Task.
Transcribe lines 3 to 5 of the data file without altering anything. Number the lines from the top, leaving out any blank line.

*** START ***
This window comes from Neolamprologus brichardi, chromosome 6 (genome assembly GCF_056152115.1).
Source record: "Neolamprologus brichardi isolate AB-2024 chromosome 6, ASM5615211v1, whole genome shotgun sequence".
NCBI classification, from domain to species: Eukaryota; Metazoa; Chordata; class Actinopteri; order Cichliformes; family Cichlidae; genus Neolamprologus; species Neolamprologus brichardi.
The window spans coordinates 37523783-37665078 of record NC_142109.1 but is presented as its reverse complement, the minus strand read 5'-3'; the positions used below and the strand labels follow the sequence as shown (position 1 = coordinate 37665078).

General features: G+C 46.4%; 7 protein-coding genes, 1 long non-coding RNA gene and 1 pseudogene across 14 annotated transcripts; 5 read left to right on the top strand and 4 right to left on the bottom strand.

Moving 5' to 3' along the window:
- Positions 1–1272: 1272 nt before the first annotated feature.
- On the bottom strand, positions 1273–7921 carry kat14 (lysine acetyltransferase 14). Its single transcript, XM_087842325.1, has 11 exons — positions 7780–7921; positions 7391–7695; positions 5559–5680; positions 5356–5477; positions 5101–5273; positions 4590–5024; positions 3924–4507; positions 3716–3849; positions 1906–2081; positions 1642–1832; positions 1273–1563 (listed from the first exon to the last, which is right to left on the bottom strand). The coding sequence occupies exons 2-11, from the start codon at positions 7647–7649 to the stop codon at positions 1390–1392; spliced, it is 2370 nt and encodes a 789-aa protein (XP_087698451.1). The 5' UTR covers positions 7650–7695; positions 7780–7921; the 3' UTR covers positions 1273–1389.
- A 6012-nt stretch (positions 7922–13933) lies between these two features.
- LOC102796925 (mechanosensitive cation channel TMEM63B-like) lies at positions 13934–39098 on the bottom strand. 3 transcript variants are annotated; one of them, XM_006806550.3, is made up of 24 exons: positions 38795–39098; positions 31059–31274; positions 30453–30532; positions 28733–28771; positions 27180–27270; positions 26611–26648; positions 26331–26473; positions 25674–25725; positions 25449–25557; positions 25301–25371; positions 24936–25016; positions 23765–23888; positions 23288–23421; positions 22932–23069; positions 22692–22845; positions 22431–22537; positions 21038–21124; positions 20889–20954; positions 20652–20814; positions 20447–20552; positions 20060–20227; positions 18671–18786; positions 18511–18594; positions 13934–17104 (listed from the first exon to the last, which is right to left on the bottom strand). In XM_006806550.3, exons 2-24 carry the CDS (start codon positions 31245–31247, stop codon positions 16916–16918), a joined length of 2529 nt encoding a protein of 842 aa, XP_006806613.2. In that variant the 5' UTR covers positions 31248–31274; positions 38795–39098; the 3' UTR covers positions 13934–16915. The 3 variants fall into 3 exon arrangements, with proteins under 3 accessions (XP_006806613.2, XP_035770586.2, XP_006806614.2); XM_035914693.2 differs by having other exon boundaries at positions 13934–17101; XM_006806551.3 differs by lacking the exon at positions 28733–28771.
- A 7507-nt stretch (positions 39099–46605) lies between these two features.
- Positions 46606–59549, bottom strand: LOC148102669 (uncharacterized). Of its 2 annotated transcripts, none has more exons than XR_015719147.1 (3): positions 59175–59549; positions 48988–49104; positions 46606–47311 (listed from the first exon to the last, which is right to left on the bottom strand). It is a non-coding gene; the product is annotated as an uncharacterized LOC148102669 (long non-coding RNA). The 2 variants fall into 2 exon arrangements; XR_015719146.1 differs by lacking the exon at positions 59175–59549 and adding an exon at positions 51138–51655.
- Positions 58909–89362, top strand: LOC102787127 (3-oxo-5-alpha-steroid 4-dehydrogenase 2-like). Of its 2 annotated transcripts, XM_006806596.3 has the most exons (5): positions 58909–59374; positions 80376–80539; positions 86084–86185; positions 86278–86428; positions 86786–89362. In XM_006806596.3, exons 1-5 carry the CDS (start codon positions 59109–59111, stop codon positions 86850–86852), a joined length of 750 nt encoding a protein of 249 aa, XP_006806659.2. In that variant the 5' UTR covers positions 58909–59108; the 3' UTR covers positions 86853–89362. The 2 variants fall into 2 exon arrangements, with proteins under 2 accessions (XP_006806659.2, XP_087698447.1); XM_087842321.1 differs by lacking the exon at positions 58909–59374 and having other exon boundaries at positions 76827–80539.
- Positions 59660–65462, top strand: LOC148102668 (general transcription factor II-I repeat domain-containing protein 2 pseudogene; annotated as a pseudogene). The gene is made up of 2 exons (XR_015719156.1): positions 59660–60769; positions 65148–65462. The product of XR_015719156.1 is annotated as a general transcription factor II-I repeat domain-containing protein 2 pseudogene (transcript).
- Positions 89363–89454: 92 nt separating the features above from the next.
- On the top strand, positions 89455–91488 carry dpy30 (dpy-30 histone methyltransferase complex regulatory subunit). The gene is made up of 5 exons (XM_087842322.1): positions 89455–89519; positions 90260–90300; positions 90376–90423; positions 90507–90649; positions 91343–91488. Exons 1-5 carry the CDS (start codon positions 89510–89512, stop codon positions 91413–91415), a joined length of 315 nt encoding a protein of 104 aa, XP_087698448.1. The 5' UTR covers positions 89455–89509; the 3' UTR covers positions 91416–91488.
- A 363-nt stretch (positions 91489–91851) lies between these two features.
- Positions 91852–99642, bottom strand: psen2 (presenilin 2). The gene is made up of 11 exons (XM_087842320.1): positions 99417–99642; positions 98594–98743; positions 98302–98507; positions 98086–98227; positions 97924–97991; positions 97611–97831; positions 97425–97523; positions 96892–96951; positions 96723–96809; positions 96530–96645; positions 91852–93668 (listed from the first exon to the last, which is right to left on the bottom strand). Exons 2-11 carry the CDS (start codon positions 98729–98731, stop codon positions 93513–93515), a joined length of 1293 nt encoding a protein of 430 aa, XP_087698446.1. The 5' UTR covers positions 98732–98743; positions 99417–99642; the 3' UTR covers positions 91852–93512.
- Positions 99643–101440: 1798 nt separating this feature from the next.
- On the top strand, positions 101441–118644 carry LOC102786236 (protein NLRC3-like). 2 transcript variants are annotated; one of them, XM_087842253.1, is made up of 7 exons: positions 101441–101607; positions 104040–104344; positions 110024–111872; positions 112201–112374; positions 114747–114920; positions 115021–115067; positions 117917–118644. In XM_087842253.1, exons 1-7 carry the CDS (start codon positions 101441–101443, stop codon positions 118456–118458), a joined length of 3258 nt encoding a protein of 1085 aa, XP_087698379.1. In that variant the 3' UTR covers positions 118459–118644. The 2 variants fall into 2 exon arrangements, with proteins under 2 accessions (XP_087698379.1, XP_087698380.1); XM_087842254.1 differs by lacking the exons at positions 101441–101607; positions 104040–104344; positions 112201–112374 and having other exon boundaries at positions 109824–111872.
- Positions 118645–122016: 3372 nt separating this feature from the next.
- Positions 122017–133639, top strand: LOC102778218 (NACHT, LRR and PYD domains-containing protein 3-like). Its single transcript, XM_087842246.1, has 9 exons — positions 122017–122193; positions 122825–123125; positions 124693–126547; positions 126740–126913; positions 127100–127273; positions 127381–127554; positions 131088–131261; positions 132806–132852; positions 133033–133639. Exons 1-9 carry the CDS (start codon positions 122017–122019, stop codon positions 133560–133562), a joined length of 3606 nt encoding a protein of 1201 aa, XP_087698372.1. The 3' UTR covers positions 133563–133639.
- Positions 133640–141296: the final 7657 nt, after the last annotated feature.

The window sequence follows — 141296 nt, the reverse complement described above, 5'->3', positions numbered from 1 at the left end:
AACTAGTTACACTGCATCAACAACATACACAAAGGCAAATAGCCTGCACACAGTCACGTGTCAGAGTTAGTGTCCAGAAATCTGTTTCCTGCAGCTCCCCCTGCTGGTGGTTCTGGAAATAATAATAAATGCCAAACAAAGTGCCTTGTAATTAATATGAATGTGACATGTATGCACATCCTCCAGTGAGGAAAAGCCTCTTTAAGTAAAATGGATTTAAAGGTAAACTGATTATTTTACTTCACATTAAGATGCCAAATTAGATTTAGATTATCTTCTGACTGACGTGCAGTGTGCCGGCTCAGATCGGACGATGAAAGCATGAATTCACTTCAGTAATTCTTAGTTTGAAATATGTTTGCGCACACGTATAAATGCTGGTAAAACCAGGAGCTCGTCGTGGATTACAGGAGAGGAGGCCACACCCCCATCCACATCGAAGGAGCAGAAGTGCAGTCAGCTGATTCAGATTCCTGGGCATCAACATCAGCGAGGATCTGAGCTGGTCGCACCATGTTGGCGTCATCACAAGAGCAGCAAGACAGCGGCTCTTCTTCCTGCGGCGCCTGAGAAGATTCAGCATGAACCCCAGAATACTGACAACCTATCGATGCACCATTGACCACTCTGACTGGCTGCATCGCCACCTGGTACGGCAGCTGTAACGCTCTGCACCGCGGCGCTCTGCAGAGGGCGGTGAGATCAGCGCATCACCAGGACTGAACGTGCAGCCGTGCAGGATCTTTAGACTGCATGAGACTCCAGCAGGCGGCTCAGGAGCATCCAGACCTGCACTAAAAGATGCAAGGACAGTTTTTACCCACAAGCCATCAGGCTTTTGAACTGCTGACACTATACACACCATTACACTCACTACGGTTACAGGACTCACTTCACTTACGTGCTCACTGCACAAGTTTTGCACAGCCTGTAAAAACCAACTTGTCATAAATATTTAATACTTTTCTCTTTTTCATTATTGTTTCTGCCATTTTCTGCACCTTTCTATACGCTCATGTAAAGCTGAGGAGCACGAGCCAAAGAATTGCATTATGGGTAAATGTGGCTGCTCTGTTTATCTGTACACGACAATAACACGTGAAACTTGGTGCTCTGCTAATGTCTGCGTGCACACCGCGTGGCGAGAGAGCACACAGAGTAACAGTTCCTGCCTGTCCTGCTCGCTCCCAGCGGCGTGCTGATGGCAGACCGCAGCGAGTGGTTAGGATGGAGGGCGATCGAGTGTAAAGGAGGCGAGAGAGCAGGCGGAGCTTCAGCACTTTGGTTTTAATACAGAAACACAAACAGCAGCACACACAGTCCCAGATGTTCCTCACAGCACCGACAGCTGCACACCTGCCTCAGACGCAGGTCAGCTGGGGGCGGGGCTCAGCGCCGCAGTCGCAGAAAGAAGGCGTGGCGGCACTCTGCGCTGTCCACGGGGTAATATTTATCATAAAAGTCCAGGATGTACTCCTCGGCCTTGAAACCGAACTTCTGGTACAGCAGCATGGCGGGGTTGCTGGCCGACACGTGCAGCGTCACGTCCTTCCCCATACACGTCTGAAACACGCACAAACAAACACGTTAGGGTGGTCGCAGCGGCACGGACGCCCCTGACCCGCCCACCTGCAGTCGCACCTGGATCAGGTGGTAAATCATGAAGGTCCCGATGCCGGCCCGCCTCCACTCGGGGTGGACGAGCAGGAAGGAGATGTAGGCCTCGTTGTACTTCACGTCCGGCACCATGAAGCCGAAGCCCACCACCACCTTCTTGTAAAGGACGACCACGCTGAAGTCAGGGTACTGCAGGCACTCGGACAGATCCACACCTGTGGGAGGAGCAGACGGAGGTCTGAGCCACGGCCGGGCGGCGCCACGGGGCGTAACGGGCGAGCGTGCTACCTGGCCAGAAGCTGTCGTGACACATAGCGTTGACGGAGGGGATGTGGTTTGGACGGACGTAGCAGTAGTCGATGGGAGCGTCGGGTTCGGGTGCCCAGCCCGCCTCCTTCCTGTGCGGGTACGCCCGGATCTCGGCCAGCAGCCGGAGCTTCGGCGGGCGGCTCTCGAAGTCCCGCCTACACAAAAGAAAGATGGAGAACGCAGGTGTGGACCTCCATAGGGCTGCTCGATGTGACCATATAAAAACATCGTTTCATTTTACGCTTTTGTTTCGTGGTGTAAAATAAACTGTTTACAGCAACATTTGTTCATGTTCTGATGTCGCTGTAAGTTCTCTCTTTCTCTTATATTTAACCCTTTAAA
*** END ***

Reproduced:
NCBI classification, from domain to species: Eukaryota; Metazoa; Chordata; class Actinopteri; order Cichliformes; family Cichlidae; genus Neolamprologus; species Neolamprologus brichardi.
The window spans coordinates 37523783-37665078 of record NC_142109.1 but is presented as its reverse complement, the minus strand read 5'-3'; the positions used below and the strand labels follow the sequence as shown (position 1 = coordinate 37665078).

General features: G+C 46.4%; 7 protein-coding genes, 1 long non-coding RNA gene and 1 pseudogene across 14 annotated transcripts; 5 read left to right on the top strand and 4 right to left on the bottom strand.